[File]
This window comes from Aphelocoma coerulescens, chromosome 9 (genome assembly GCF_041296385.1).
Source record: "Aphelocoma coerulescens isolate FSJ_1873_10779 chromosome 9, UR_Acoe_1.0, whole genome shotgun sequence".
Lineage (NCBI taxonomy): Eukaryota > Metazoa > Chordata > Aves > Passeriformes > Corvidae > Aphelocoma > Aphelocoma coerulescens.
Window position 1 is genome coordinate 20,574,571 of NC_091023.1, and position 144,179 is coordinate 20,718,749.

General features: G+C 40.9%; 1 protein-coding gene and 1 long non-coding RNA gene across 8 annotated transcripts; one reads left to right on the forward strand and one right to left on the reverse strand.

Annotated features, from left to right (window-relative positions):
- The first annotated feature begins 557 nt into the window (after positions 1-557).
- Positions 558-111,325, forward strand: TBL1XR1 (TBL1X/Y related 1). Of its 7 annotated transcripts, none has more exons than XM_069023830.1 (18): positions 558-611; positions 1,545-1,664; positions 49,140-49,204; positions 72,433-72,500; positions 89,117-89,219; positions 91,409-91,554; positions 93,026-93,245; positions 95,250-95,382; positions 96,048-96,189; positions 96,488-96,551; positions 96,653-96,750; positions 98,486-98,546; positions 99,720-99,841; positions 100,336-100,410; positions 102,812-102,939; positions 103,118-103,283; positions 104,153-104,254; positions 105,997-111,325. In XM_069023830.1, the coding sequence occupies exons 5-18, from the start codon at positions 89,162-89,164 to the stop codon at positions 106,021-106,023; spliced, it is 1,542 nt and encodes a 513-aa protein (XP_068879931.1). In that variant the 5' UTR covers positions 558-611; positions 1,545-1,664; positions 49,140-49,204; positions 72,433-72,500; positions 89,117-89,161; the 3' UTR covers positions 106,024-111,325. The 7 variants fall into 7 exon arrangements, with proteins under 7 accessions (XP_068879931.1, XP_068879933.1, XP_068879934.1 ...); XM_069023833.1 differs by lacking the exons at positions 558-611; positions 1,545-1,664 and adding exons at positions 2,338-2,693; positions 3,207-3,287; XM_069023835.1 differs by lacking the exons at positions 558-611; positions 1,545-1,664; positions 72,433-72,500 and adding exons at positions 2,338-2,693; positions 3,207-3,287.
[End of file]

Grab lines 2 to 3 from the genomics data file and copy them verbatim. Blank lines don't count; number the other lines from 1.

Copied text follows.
Source record: "Aphelocoma coerulescens isolate FSJ_1873_10779 chromosome 9, UR_Acoe_1.0, whole genome shotgun sequence".
Lineage (NCBI taxonomy): Eukaryota > Metazoa > Chordata > Aves > Passeriformes > Corvidae > Aphelocoma > Aphelocoma coerulescens.